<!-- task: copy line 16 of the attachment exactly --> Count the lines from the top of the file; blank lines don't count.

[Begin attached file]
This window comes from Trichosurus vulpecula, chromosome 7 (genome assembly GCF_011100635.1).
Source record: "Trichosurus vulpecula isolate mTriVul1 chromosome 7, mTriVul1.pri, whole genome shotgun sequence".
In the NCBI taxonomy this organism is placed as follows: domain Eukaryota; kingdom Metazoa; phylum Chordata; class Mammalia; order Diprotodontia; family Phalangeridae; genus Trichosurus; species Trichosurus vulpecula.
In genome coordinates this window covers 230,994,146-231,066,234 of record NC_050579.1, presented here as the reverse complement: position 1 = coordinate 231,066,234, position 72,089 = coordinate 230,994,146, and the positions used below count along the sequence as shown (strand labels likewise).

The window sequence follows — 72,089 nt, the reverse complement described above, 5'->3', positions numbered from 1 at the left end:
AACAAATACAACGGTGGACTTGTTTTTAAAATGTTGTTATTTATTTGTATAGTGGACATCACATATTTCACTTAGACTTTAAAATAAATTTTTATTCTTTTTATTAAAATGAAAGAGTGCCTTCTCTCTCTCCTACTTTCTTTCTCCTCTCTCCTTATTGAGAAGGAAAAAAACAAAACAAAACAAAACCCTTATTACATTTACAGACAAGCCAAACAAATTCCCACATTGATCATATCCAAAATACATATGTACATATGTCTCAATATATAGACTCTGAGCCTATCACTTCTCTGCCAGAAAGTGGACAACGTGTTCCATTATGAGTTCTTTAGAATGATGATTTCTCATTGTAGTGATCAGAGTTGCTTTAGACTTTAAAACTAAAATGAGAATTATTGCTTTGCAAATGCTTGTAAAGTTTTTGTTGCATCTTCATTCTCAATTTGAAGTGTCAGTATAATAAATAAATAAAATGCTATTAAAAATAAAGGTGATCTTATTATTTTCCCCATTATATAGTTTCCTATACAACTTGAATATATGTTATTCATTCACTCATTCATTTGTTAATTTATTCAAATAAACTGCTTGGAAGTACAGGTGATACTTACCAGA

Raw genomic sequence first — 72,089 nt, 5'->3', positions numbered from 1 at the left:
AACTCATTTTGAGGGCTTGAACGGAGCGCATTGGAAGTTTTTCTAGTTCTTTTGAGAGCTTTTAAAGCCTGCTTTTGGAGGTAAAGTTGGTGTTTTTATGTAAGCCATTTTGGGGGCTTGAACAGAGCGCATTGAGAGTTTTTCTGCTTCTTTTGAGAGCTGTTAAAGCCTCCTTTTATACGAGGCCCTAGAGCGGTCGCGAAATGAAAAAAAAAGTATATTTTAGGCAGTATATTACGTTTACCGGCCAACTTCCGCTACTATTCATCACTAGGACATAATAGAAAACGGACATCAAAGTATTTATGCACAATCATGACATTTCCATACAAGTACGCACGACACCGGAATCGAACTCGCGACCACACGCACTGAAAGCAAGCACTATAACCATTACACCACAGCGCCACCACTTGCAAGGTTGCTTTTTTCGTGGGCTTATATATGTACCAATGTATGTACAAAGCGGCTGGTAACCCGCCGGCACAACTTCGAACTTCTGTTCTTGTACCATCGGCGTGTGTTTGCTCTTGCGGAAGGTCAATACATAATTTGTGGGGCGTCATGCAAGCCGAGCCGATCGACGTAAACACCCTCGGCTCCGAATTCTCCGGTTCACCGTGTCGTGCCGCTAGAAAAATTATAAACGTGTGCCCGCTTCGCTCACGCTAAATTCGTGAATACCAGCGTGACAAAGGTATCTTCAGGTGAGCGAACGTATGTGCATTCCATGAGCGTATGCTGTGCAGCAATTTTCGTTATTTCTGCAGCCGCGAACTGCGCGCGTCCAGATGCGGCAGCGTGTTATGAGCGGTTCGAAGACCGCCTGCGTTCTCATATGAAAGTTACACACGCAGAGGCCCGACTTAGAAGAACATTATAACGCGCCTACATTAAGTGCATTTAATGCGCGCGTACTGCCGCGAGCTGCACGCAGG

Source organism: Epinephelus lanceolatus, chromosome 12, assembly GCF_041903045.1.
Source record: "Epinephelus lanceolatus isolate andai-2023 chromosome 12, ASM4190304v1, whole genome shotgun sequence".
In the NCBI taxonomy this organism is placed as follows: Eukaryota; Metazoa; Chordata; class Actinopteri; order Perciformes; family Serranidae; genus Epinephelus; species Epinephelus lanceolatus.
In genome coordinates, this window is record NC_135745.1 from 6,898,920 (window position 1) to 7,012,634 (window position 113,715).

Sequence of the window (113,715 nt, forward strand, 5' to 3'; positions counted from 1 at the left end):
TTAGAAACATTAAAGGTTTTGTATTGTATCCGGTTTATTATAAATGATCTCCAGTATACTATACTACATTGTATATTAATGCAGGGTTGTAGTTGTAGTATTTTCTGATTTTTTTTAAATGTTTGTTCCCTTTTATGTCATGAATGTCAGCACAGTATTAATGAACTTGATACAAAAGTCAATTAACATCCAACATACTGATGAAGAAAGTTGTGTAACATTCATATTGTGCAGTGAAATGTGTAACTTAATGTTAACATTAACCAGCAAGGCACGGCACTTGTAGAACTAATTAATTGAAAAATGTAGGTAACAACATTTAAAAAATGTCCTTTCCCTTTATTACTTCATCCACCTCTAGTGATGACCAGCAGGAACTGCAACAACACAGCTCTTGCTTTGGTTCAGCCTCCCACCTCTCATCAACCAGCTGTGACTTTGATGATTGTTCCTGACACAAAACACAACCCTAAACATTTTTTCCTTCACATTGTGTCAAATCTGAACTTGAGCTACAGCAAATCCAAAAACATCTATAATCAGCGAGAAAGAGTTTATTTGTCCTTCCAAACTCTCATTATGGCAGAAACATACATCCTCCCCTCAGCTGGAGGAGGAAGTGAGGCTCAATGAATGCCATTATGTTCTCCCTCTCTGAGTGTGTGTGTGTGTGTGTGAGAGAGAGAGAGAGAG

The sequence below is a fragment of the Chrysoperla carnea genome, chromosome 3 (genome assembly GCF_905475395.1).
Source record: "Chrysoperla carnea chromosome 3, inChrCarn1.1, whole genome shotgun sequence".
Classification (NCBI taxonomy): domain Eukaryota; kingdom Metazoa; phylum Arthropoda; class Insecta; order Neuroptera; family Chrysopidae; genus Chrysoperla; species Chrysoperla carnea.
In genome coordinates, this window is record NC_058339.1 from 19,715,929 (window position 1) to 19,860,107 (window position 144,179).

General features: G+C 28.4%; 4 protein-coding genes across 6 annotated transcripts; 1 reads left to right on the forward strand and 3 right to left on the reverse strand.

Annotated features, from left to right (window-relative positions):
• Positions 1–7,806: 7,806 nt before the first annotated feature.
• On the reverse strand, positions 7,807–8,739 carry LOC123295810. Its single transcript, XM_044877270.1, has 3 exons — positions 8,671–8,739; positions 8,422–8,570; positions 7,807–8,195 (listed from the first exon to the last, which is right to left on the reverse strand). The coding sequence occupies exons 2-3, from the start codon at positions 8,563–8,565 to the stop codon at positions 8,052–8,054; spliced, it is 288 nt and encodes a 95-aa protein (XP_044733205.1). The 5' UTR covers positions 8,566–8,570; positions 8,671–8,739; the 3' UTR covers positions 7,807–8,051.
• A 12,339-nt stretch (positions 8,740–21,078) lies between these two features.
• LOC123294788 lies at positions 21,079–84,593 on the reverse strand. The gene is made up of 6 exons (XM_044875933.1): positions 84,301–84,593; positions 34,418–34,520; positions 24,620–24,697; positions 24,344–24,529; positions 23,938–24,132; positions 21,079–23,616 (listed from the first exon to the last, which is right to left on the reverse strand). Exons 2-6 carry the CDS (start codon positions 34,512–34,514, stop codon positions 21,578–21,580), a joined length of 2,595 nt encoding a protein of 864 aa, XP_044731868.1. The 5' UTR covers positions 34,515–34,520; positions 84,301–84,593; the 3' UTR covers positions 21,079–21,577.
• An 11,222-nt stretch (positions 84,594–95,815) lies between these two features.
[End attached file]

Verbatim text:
Source record: "Chrysoperla carnea chromosome 3, inChrCarn1.1, whole genome shotgun sequence".